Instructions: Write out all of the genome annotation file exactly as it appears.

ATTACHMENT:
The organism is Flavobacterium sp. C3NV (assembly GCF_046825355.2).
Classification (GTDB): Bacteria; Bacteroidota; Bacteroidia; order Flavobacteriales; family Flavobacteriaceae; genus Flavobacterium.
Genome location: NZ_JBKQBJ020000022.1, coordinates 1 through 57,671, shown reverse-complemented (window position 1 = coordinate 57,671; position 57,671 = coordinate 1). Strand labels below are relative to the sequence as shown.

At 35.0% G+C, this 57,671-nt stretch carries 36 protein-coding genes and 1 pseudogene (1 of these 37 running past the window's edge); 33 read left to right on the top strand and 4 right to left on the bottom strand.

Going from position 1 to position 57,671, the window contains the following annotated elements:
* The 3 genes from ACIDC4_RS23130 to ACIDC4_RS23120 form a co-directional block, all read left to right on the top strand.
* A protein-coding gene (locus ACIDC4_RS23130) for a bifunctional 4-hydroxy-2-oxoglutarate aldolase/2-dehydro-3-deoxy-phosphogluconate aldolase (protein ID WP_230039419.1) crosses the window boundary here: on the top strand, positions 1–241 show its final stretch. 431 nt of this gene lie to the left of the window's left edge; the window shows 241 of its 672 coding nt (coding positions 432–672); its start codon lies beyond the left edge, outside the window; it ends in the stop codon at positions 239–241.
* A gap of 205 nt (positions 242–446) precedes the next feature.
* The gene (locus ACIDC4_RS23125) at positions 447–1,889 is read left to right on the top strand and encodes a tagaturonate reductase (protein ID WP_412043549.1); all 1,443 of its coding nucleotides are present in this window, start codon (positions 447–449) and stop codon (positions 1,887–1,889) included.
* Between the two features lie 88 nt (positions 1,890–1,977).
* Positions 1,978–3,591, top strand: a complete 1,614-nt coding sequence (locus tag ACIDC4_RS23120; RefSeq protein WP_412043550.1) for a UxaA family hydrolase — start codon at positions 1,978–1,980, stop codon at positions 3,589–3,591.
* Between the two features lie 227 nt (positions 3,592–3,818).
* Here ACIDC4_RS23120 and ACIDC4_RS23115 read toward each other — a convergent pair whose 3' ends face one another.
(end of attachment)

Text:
The organism is Flavobacterium sp. C3NV (assembly GCF_046825355.2).
Classification (GTDB): Bacteria; Bacteroidota; Bacteroidia; order Flavobacteriales; family Flavobacteriaceae; genus Flavobacterium.
Genome location: NZ_JBKQBJ020000022.1, coordinates 1 through 57,671, shown reverse-complemented (window position 1 = coordinate 57,671; position 57,671 = coordinate 1). Strand labels below are relative to the sequence as shown.

At 35.0% G+C, this 57,671-nt stretch carries 36 protein-coding genes and 1 pseudogene (1 of these 37 running past the window's edge); 33 read left to right on the top strand and 4 right to left on the bottom strand.

Going from position 1 to position 57,671, the window contains the following annotated elements:
* The 3 genes from ACIDC4_RS23130 to ACIDC4_RS23120 form a co-directional block, all read left to right on the top strand.
* A protein-coding gene (locus ACIDC4_RS23130) for a bifunctional 4-hydroxy-2-oxoglutarate aldolase/2-dehydro-3-deoxy-phosphogluconate aldolase (protein ID WP_230039419.1) crosses the window boundary here: on the top strand, positions 1–241 show its final stretch. 431 nt of this gene lie to the left of the window's left edge; the window shows 241 of its 672 coding nt (coding positions 432–672); its start codon lies beyond the left edge, outside the window; it ends in the stop codon at positions 239–241.
* A gap of 205 nt (positions 242–446) precedes the next feature.
* The gene (locus ACIDC4_RS23125) at positions 447–1,889 is read left to right on the top strand and encodes a tagaturonate reductase (protein ID WP_412043549.1); all 1,443 of its coding nucleotides are present in this window, start codon (positions 447–449) and stop codon (positions 1,887–1,889) included.
* Between the two features lie 88 nt (positions 1,890–1,977).
* Positions 1,978–3,591, top strand: a complete 1,614-nt coding sequence (locus tag ACIDC4_RS23120; RefSeq protein WP_412043550.1) for a UxaA family hydrolase — start codon at positions 1,978–1,980, stop codon at positions 3,589–3,591.
* Between the two features lie 227 nt (positions 3,592–3,818).
* Here ACIDC4_RS23120 and ACIDC4_RS23115 read toward each other — a convergent pair whose 3' ends face one another.